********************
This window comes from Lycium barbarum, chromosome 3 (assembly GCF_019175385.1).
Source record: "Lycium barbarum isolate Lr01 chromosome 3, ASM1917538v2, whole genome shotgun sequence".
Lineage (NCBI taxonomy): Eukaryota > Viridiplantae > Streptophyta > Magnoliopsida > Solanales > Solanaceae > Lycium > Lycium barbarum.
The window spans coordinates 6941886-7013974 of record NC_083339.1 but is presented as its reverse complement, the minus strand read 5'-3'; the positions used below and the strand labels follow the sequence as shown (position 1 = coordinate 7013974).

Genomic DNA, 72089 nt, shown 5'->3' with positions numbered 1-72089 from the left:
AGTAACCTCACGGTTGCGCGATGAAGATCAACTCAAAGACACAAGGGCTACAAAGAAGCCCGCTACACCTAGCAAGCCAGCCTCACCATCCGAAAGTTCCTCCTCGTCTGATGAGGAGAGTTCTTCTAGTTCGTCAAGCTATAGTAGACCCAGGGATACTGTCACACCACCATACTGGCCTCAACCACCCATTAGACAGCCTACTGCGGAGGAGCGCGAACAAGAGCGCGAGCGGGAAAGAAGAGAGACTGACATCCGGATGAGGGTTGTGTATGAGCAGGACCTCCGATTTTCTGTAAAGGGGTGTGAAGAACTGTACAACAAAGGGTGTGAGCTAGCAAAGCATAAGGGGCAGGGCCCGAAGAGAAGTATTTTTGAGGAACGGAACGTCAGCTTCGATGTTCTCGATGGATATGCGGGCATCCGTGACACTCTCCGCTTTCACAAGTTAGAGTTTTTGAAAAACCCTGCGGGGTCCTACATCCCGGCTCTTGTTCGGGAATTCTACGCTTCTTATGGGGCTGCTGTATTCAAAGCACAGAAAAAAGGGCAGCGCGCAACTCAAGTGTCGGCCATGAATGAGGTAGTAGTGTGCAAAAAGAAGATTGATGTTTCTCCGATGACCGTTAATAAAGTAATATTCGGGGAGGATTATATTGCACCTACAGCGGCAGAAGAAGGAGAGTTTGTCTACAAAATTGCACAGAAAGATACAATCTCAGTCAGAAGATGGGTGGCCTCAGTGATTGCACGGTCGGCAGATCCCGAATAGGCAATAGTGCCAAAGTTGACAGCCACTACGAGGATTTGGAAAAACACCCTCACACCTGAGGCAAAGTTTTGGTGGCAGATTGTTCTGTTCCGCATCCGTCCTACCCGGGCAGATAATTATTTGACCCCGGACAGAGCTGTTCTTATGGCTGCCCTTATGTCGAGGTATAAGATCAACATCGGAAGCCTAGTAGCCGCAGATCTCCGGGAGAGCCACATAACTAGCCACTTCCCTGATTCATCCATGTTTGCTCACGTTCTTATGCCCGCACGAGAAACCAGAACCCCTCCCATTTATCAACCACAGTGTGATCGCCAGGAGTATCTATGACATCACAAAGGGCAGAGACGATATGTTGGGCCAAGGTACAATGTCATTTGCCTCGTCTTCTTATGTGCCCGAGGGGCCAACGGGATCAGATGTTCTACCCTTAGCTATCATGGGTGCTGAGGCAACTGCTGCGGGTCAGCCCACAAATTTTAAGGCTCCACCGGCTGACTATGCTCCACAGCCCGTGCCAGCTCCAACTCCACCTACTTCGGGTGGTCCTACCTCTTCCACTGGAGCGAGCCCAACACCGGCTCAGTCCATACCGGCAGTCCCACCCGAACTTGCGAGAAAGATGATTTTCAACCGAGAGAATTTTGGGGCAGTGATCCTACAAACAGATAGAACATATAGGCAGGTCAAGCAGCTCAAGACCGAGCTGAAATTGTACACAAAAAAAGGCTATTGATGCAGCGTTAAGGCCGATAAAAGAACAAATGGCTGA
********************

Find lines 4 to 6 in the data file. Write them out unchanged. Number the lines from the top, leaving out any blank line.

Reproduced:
The window spans coordinates 6941886-7013974 of record NC_083339.1 but is presented as its reverse complement, the minus strand read 5'-3'; the positions used below and the strand labels follow the sequence as shown (position 1 = coordinate 7013974).

Genomic DNA, 72089 nt, shown 5'->3' with positions numbered 1-72089 from the left:
AGTAACCTCACGGTTGCGCGATGAAGATCAACTCAAAGACACAAGGGCTACAAAGAAGCCCGCTACACCTAGCAAGCCAGCCTCACCATCCGAAAGTTCCTCCTCGTCTGATGAGGAGAGTTCTTCTAGTTCGTCAAGCTATAGTAGACCCAGGGATACTGTCACACCACCATACTGGCCTCAACCACCCATTAGACAGCCTACTGCGGAGGAGCGCGAACAAGAGCGCGAGCGGGAAAGAAGAGAGACTGACATCCGGATGAGGGTTGTGTATGAGCAGGACCTCCGATTTTCTGTAAAGGGGTGTGAAGAACTGTACAACAAAGGGTGTGAGCTAGCAAAGCATAAGGGGCAGGGCCCGAAGAGAAGTATTTTTGAGGAACGGAACGTCAGCTTCGATGTTCTCGATGGATATGCGGGCATCCGTGACACTCTCCGCTTTCACAAGTTAGAGTTTTTGAAAAACCCTGCGGGGTCCTACATCCCGGCTCTTGTTCGGGAATTCTACGCTTCTTATGGGGCTGCTGTATTCAAAGCACAGAAAAAAGGGCAGCGCGCAACTCAAGTGTCGGCCATGAATGAGGTAGTAGTGTGCAAAAAGAAGATTGATGTTTCTCCGATGACCGTTAATAAAGTAATATTCGGGGAGGATTATATTGCACCTACAGCGGCAGAAGAAGGAGAGTTTGTCTACAAAATTGCACAGAAAGATACAATCTCAGTCAGAAGATGGGTGGCCTCAGTGATTGCACGGTCGGCAGATCCCGAATAGGCAATAGTGCCAAAGTTGACAGCCACTACGAGGATTTGGAAAAACACCCTCACACCTGAGGCAAAGTTTTGGTGGCAGATTGTTCTGTTCCGCATCCGTCCTACCCGGGCAGATAATTATTTGACCCCGGACAGAGCTGTTCTTATGGCTGCCCTTATGTCGAGGTATAAGATCAACATCGGAAGCCTAGTAGCCGCAGATCTCCGGGAGAGCCACATAACTAGCCACTTCCCTGATTCATCCATGTTTGCTCACGTTCTTATGCCCGCACGAGAAACCAGAACCCCTCCCATTTATCAACCACAGTGTGATCGCCAGGAGTATCTATGACATCACAAAGGGCAGAGACGATATGTTGGGCCAAGGTACAATGTCATTTGCCTCGTCTTCTTATGTGCCCGAGGGGCCAACGGGATCAGATGTTCTACCCTTAGCTATCATGGGTGCTGAGGCAACTGCTGCGGGTCAGCCCACAAATTTTAAGGCTCCACCGGCTGACTATGCTCCACAGCCCGTGCCAGCTCCAACTCCACCTACTTCGGGTGGTCCTACCTCTTCCACTGGAGCGAGCCCAACACCGGCTCAGTCCATACCGGCAGTCCCACCCGAACTTGCGAGAAAGATGATTTTCAACCGAGAGAATTTTGGGGCAGTGATCCTACAAACAGATAGAACATATAGGCAGGTCAAGCAGCTCAAGACCGAGCTGAAATTGTACACAAAAAAAGGCTATTGATGCAGCGTTAAGGCCGATAAAAGAACAAATGGCTGA